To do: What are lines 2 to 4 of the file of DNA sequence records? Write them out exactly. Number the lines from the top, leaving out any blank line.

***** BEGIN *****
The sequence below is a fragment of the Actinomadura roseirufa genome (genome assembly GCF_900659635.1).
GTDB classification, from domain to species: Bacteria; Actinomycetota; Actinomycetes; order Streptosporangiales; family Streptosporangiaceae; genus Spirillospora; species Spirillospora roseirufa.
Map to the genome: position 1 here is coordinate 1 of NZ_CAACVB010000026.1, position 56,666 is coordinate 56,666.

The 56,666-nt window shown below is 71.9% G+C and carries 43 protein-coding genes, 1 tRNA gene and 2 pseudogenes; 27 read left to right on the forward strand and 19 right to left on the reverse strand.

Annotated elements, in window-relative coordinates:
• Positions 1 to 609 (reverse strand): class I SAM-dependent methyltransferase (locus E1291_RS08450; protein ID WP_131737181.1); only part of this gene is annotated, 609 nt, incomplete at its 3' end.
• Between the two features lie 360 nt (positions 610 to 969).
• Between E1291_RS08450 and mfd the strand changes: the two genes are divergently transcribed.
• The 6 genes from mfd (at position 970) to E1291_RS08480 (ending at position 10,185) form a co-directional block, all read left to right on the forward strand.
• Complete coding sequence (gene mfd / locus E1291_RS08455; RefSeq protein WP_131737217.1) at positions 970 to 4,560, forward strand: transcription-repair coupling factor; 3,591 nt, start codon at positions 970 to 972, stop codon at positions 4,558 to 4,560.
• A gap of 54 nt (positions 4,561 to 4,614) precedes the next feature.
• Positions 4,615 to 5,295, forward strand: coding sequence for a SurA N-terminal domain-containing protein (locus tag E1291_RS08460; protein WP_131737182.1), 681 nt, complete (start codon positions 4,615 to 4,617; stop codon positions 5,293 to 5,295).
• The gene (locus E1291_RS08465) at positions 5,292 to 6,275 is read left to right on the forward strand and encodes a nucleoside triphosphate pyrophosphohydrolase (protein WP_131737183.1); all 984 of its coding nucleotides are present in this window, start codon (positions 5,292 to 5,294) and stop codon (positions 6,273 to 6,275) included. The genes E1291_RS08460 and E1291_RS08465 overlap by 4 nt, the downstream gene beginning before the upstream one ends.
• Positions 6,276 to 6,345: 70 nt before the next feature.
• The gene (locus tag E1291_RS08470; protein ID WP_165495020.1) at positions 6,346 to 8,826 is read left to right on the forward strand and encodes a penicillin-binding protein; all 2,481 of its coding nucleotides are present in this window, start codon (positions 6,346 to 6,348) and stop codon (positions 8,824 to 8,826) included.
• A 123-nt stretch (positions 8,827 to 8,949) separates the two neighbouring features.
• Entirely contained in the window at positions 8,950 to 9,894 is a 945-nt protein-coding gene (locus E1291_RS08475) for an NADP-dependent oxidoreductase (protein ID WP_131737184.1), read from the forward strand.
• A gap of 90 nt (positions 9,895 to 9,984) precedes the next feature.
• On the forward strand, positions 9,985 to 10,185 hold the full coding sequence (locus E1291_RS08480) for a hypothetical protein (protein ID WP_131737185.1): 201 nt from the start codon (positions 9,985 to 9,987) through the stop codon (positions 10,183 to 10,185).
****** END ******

GTDB classification, from domain to species: Bacteria; Actinomycetota; Actinomycetes; order Streptosporangiales; family Streptosporangiaceae; genus Spirillospora; species Spirillospora roseirufa.
Map to the genome: position 1 here is coordinate 1 of NZ_CAACVB010000026.1, position 56,666 is coordinate 56,666.

The 56,666-nt window shown below is 71.9% G+C and carries 43 protein-coding genes, 1 tRNA gene and 2 pseudogenes; 27 read left to right on the forward strand and 19 right to left on the reverse strand.